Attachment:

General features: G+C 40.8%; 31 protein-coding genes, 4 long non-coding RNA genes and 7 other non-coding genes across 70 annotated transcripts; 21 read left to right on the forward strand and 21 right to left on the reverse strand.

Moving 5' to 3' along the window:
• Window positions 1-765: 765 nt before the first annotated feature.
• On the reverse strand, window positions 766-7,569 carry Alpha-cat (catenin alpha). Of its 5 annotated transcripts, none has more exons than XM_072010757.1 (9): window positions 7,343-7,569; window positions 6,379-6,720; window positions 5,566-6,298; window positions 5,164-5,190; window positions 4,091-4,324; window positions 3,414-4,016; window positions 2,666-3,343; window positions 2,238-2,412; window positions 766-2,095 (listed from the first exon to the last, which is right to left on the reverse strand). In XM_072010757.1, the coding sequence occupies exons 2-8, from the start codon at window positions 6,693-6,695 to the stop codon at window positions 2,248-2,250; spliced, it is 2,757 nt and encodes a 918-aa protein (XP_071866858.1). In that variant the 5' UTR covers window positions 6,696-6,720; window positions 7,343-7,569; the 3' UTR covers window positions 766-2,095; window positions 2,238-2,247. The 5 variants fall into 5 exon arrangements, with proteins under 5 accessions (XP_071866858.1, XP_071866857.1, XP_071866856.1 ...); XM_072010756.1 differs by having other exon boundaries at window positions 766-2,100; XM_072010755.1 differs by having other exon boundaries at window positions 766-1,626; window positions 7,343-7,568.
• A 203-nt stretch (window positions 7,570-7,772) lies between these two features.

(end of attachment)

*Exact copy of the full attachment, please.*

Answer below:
General features: G+C 40.8%; 31 protein-coding genes, 4 long non-coding RNA genes and 7 other non-coding genes across 70 annotated transcripts; 21 read left to right on the forward strand and 21 right to left on the reverse strand.

Moving 5' to 3' along the window:
• Window positions 1-765: 765 nt before the first annotated feature.
• On the reverse strand, window positions 766-7,569 carry Alpha-cat (catenin alpha). Of its 5 annotated transcripts, none has more exons than XM_072010757.1 (9): window positions 7,343-7,569; window positions 6,379-6,720; window positions 5,566-6,298; window positions 5,164-5,190; window positions 4,091-4,324; window positions 3,414-4,016; window positions 2,666-3,343; window positions 2,238-2,412; window positions 766-2,095 (listed from the first exon to the last, which is right to left on the reverse strand). In XM_072010757.1, the coding sequence occupies exons 2-8, from the start codon at window positions 6,693-6,695 to the stop codon at window positions 2,248-2,250; spliced, it is 2,757 nt and encodes a 918-aa protein (XP_071866858.1). In that variant the 5' UTR covers window positions 6,696-6,720; window positions 7,343-7,569; the 3' UTR covers window positions 766-2,095; window positions 2,238-2,247. The 5 variants fall into 5 exon arrangements, with proteins under 5 accessions (XP_071866858.1, XP_071866857.1, XP_071866856.1 ...); XM_072010756.1 differs by having other exon boundaries at window positions 766-2,100; XM_072010755.1 differs by having other exon boundaries at window positions 766-1,626; window positions 7,343-7,568.
• A 203-nt stretch (window positions 7,570-7,772) lies between these two features.